>> When you're facing a piracy rate that high, a DRM solution that can lower the rate to 85% from 90% has just increased your revenue 50%. The developers of World of Goo decided DRM wasn't worth it--but it's not hard to see why other companies think it is.
Read all of what 2DBoy said: They compared the 90% number to another game that *did* ship with DRM, and the piracy rate was *the same*. In fact, the DRM'd game had a 92% piracy rate.
There are even people like me, who would buy the legal version, then use the cracked version (because the DRM is either annoying or doesn't work under Wine on Linux). So not only does DRM just inconvenience legal users, but it sometimes turns them into pirates.
Great game, WoG, though: I bought it as part of the Humble Indie Bundle. I probably would not have bought it if the bundle was not advertised to be DRM free.
I tolerate the Steam DRM, but only begrudgingly and because it works with Wine. I've even sent their lead programmer suggestions for modifications to Steams DRM to implement a 'lending' system such that you can designate two or three permanent 'family members' and let them play your games (as long as you or another family member is not playing your copy of the game at the same time), such that it would behave more like boxed copies.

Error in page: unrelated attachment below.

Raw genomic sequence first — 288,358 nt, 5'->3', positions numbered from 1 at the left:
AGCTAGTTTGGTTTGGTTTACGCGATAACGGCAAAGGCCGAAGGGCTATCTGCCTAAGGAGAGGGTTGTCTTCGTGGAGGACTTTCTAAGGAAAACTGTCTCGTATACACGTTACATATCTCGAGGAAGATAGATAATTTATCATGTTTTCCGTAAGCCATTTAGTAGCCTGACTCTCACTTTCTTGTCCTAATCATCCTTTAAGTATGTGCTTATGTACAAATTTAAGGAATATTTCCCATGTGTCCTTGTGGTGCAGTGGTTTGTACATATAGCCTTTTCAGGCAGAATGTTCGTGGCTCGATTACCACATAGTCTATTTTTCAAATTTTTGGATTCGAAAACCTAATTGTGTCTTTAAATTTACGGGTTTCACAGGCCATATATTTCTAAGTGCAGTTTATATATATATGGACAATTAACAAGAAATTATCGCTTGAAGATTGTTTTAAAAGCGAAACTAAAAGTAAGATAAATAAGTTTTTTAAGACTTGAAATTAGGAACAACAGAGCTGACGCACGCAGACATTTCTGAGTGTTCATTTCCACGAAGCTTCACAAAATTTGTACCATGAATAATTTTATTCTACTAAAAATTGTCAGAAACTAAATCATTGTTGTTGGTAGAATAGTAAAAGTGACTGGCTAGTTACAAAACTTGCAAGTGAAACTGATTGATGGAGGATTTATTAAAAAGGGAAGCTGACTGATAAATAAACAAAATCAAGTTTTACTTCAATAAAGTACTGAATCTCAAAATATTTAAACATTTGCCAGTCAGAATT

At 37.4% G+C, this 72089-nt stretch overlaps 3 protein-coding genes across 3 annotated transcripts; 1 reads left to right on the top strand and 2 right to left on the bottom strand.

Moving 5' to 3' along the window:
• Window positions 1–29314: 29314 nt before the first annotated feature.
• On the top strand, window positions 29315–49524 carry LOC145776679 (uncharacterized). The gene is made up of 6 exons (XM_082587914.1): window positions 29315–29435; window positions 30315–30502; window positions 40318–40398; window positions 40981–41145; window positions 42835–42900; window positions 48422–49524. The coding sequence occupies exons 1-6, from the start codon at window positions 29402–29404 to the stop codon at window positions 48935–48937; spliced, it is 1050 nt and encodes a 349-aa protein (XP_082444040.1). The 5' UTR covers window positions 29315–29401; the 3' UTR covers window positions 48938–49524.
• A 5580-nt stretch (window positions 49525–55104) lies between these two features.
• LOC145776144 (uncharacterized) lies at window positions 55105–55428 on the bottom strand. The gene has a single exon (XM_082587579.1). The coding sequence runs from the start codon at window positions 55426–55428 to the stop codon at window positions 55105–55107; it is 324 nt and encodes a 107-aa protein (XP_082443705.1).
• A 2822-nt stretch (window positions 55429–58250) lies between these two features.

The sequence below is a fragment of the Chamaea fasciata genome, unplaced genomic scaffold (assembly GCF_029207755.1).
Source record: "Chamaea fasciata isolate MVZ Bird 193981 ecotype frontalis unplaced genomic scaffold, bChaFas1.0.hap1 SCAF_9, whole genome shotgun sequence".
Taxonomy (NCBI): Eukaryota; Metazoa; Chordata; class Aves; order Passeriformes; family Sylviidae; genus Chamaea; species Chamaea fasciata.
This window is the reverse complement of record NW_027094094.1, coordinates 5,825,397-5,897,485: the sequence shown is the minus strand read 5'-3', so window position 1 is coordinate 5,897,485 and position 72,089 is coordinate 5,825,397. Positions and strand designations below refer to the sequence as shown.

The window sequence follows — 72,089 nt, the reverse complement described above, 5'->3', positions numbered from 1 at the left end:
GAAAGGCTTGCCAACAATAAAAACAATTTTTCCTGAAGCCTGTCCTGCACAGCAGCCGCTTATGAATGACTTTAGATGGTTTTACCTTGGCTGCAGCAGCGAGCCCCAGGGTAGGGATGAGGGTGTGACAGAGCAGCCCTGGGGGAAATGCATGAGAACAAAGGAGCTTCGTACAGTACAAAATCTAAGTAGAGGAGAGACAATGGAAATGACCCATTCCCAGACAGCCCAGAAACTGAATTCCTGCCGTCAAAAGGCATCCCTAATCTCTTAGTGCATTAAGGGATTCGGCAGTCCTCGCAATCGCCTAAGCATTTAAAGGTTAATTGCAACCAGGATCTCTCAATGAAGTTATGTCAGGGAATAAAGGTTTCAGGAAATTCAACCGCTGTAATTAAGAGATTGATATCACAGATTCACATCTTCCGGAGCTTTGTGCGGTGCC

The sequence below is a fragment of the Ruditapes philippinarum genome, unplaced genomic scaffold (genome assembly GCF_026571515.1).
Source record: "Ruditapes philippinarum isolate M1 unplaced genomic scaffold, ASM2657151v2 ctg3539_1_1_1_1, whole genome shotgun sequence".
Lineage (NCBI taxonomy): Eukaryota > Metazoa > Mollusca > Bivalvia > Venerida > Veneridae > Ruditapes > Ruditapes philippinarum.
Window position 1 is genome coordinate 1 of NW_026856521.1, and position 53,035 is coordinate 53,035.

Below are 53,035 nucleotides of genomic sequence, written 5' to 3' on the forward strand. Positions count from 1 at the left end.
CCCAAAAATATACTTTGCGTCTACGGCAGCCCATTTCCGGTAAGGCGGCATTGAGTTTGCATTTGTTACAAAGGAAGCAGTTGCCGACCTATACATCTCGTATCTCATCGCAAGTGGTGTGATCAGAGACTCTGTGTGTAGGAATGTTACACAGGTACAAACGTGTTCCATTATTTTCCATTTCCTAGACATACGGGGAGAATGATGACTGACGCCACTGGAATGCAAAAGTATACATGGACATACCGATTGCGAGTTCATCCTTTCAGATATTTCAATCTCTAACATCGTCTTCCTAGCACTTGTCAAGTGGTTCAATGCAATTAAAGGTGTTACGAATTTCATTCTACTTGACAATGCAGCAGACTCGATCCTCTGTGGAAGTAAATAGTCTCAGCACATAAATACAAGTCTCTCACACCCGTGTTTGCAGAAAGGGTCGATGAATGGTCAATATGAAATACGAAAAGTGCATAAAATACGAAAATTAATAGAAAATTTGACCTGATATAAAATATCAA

You may tolerate it grudgingly, but you *do* tolerate it. That's a big part of my point. When consumers are presented with good services that don't treat them like thieves, the majority tend to accept DRM. It's possible this new Intel DRM scheme may make broadcasters feel more comfortable with webcasting content--but the presence or absence of Intel Insider *won't* determine whether or not the business model's *built* around webcast content sink or swim. If Fox makes buying access more punishing than acquiring the same content elsewhere, people won't pay.
It's a pretty fine hair to split but I think it's an important one.
The issue regarding Intel Sandy Bridge recall has a huge effect not only on the company but as well as on costumers. Intel introduced a recall Monday of its Sandy Bridge processor. A glitch in the platform overlooked in tests was uncovered that is anticipated to eventually degrade Sandy Bridge performance. Intel's recall of Sandy Bridge is anticipated to cost the business about $1 billion and create opportunities for Advanced Micro Devices, one of Intel's chief rivals.